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S16- Getting the most out of it?


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#1 Amith Surendran

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Posted 17 September 2008 - 12:14 AM

Hi all, Im in the planning of a project on S16. What can i do to get the best out of the medium? What are the precautions and techniques i can employ to get less grain. It is a DVD only project. Any tips on getting better results in the telecine are welcome. The scenes are mainly, exterior night and interior day. Im planning to use Kodak 200T for the interiors, and the new Vision 3 for the exteriors.

Thanks in advance...

Edited by Amith Surendran, 17 September 2008 - 12:17 AM.

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#2 Adrian Sierkowski

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Posted 17 September 2008 - 12:22 AM

You want to over-expose your stock to tighten it up as much as you can. I like to rate my 500Ts at 320, and my 200T at 125. This will help limit the amount of grain you see, but grain is part of the image. You notice it most in low-contrast scenes (a white kitchen, for example, can be a nightmare of grain on the 7218... I know from experience!)
Also, as you're going to SD, a lot of the grain will hide in the end, because of the difference in resolution. Most telecines, if not ALL, have grain reduction software which can be dialed up and down to suite... of course... this can have other worst results.
Don't forget, the eye is looking for contrast.. and that's what "grain," is in a way; it's contrasted bits of color information surrounded by black, the actual crystals of the film. If the scene has a good amount of contrast on it's own, well the eye won't notice as much as if the scene was flat (refer to white kitchen scene scenario)
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#3 Chris Keth

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Posted 17 September 2008 - 01:06 AM

Why don't you use the 200T throughout? While I like '19 it is pretty grainy in S16.
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#4 Satsuki Murashige

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Posted 17 September 2008 - 01:50 AM

Use the slowest speed stock you can get away with, and as Adrian says, overexpose it by 2/3 stop. For day exteriors, consider using 7201 or 7205, 50D and 250D respectively. The Vision 3 7219 is 500T stock, which will be much grainer than either of the stocks I mentioned.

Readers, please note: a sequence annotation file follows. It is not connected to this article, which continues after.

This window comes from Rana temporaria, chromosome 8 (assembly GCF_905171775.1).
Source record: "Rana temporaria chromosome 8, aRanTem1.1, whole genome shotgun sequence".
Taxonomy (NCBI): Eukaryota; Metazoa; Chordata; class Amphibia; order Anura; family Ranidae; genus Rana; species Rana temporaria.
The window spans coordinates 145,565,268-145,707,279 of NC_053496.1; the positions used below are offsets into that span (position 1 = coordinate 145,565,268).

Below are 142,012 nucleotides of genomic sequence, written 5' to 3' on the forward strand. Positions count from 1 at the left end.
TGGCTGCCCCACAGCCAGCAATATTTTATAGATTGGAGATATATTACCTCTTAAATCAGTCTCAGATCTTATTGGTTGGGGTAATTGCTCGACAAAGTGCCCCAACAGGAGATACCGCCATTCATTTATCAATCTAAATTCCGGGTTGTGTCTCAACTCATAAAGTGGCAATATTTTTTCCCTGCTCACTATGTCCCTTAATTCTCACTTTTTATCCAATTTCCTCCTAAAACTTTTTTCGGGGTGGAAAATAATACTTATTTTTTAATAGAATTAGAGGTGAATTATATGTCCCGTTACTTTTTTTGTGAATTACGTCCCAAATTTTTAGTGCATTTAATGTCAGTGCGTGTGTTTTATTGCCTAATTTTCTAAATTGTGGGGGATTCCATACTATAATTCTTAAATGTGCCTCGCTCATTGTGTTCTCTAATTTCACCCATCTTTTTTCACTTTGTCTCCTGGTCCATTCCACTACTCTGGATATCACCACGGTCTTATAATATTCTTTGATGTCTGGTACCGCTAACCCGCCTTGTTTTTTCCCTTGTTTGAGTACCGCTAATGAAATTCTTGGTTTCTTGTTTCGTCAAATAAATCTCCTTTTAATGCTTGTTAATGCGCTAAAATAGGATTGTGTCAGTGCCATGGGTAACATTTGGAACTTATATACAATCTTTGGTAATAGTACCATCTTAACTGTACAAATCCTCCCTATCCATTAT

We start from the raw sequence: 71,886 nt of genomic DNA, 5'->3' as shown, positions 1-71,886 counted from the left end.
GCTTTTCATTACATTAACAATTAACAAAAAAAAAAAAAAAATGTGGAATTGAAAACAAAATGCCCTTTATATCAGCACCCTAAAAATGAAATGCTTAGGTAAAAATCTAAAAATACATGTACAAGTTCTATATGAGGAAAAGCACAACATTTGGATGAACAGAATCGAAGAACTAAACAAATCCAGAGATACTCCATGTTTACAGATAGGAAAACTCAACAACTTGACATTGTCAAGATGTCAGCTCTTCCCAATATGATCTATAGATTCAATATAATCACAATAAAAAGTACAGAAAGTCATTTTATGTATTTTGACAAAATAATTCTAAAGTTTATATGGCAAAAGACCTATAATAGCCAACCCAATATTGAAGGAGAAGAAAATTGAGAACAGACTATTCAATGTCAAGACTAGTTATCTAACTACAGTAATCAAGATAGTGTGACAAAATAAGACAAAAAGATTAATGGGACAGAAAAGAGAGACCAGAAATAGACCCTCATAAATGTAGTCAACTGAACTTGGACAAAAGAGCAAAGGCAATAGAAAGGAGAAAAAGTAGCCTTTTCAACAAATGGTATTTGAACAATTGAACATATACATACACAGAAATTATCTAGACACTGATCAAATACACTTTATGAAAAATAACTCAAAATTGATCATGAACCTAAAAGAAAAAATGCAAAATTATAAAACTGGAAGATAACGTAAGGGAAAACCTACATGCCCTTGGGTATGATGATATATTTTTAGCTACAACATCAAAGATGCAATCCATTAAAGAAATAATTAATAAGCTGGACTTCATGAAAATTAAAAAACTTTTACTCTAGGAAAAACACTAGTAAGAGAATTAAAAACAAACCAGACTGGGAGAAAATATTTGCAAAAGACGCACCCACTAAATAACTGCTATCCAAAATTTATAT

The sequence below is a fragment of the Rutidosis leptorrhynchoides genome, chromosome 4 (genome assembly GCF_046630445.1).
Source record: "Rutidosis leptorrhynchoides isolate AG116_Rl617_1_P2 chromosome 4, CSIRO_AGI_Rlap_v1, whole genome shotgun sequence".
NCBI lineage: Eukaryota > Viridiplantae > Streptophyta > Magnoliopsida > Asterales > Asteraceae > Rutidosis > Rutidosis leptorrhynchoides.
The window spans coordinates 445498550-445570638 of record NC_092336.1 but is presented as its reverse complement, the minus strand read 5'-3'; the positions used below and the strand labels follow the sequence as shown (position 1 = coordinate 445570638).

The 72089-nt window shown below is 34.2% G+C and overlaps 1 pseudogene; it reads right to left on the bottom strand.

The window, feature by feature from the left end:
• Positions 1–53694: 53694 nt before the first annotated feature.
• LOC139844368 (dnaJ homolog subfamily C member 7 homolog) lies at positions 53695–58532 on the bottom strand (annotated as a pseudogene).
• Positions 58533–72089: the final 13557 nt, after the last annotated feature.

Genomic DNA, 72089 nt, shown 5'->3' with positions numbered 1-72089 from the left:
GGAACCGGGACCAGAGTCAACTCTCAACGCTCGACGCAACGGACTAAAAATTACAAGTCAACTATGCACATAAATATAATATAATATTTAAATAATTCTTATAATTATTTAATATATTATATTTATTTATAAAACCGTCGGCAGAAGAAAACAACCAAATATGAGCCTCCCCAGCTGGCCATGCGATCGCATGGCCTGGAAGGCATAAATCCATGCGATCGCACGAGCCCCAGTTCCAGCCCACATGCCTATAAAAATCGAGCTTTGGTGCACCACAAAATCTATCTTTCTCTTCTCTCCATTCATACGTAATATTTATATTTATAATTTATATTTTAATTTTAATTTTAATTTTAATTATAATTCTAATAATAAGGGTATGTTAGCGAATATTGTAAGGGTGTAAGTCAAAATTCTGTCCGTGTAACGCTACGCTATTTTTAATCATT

*Also, rent the best lenses you can afford and aim to shoot in the T4-T5.6 range. Most lenses perform their best at those apertures. Good luck!

Edited by Satsuki Murashige, 17 September 2008 - 01:52 AM.

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#5 John Brawley

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Posted 17 September 2008 - 02:00 AM

Hi all, Im in the planning of a project on S16. What can i do to get the best out of the medium? What are the precautions and techniques i can employ to get less grain. It is a DVD only project. Any tips on getting better results in the telecine are welcome. The scenes are mainly, exterior night and interior day. Im planning to use Kodak 200T for the interiors, and the new Vision 3 for the exteriors.

Thanks in advance...



Make sure you shoot on an Aaton XTR series or an Arri 416 or SR3 ADVANCE. All these camearas have lateral film support in the gate. Anything else tends to have image stability issues. Image stability means the image jumps around or "weaves". It also can affect apparent image sharpness. I know you're question was about grain, but image stability is one of the major weaknesses of Super 16.

jb
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#6 Andrew Koch

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Posted 17 September 2008 - 08:00 AM

It also is important to get the telecine done at a good transfer house with a good colorist. A spirit will be much less grainy than some of the cheaper machines like the old ranks. I would definitely try to transfer it using a Spirit. Even more important is a good colorist. They can work wonders.

Another thing, S16 has a lot more depth of field than 35mm. Production design and interesting ways of filling the frame on multiple planes will help to take advantage of this, rather than fight it. If you want to fight the DOF and make it more shallow like 35mm, shoot very wide T-stops (1.4 or 2). The downside is you will not get as good of performance out of the lenses. Shoot on longer lenses farther away. I would definitely say that production design plays a huge role in making S16 (or any medium) effective.
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#7 Adam Frisch FSF

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Posted 18 September 2008 - 06:06 AM

Many points already made, but to recap a few and add some others:

1. Overexpose.